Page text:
How to improve digestion while sleeping
Snacking and sleeping are some of our favourite pastimes and many of us are as picky with our mattress as we are with our Netflix menu. But for the other type of comfort and late-night eating generally — the question is often asked — is eating close to bedtime a good idea and does it help or hinder sleep?
Disclaimer: For advice on digestion and sleep, consult your doctor about the safest and healthiest measures that suit your particular goals.
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Timing your last meal
Go to bed hungry, and you’ll likely have trouble falling asleep. Eat a large meal, and afterwards, you may feel like dozing off. It seems like food may be the key to a big snoozefest. So why does eating just before bed get such a bad wrap?
According to the Mayo Clinic, there is some evidence that eating late in the day actually makes it harder to sleep. It’s worth honing in on your digestive clock and understanding how digestion works. The digestive system is our bodily system that breaks down food after we eat.
The time it takes varies from person to person but is approximately 3 hours for the stomach to break down food and pass the partially digested results to the lower intestine. For this reason, you’ve probably heard the old adage, limit how much you eat in the evening, and avoid eating 3 hours before bedtime.
Hence why a big meal at a late-night soiree or gorging on a bunch of snacks just before hitting the sheets may make it harder to fall asleep. Some simply feel uncomfortable. If this is not an issue for you, then you are lucky. But for others, you may wish to avoid large meals late in the day, or pre-slumber.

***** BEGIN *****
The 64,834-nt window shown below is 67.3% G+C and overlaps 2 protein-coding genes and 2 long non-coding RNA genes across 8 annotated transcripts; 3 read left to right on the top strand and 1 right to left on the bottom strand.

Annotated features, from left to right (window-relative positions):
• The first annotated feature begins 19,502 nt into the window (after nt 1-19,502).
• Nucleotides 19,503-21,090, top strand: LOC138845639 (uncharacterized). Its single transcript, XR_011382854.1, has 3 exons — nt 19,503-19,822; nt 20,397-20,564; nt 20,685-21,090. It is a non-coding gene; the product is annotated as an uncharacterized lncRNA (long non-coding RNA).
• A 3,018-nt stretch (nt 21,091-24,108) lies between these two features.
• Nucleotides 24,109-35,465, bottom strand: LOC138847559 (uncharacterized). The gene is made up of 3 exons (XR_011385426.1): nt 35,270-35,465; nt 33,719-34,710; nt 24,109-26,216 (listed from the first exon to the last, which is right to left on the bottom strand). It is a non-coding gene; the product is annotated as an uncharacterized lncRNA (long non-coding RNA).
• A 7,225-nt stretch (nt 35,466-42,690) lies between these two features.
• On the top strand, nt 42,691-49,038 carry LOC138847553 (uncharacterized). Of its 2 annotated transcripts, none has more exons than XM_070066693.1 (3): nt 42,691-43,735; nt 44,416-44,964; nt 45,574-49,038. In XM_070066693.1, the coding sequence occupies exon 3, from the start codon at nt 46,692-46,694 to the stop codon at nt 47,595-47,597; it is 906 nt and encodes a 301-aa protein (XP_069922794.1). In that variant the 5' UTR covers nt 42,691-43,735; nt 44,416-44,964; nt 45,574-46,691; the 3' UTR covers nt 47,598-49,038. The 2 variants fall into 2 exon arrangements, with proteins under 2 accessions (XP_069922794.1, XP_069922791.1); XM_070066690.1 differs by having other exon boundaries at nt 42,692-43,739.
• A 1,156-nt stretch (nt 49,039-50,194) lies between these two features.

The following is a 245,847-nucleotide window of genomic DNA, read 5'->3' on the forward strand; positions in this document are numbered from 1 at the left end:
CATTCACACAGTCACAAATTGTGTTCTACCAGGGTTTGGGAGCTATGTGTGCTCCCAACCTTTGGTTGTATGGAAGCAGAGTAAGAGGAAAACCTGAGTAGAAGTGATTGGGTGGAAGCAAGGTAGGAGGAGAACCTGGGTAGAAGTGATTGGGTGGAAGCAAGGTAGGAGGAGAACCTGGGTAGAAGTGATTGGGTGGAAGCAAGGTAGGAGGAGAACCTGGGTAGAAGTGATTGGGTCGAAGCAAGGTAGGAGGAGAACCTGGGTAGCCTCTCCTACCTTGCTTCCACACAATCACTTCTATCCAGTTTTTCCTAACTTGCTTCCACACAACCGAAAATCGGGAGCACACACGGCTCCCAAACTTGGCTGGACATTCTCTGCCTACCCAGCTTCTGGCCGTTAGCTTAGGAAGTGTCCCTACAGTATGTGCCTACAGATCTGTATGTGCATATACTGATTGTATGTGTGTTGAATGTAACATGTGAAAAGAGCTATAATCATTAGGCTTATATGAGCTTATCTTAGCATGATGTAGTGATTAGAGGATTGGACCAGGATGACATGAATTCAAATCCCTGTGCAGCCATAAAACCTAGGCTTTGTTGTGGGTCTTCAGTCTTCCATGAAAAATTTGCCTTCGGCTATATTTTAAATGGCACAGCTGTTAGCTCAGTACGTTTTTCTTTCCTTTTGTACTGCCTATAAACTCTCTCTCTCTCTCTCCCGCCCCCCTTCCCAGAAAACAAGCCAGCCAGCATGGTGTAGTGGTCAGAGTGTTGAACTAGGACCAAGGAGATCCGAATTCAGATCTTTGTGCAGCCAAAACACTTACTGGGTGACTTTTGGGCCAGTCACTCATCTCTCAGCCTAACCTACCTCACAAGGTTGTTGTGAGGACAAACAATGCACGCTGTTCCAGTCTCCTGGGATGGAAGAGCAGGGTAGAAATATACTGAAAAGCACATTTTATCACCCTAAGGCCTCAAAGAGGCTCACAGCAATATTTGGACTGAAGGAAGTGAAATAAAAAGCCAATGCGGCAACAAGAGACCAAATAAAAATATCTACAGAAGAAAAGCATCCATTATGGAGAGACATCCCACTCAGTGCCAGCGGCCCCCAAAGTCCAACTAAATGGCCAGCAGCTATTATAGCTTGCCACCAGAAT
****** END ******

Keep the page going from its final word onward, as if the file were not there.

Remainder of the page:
Diet and sleep
If you’re thinking about the ‘when’, it’s worth considering the ‘what’ as well. Certain foods may either stop you from falling asleep or interrupt your sleep. Digestion also depends on the amount of food you’ve eaten, so a large meal may take longer.
The following tips by Harvard sleep expert, Dr Epstein may help you decide whether what you are about to ingest could impact your sleep:
- Caffeinated food and drinks may make it hard to fall asleep and cause sleep to be fragmented if consumed too close to bedtime. This depends on the individual, but caffeine may stay in your system for up to 7 hours.
- Alcohol often has a big impact — you may fall asleep quickly, but once it’s worn off it can lead to fewer restful stages of sleep.
- Spicy foods (and some medications) for some people may cause heartburn, or stimulate chronic heartburn known as gastroesophageal reflux disease (GERD) — consult your GP if this is an issue.
- Foods with lactose may cause issues for people who are lactose intolerant and don’t have the enzyme to breakdown the main sugar in milk.
An accredited nutritionist, dietitian or your local GP can offer guidance on your diet that is specific to your body, any intolerances or sensitivities and individual health requirements.
Keeping a healthy digestion system
If you are conscious of maintaining a healthy digestive system, other factors include:
- Drink water! Water is essential for good health and helps break down food so your body can absorb nutrients
- Keep a balanced diet and be sure to pack your fridge with plenty of fruits, vegetables and whole grains
- Maintain a healthy weight
- Include physical activity in your daily routine
Our digestive system evolves as we age, so developing healthy and sustainable habits early on, will hopefully put you in good stead for your later years.
Tips to manage a late-night appetite
Below are some tips if you do have an appetite just before you hit the sack:
- Keep late-night munchies to a minimum
- Opt for a low-calorie option like certain fruits
- Try to avoid chocolate if it contains caffeine
- Try to avoid fatty foods or acidic foods just before bed
If late-night hunger pangs are a regular occurrence it might be worth a consult with an accredited nutritionist or dietitian to discuss whether there are alternate options for more satiating meals throughout the day that might minimise late night urges.
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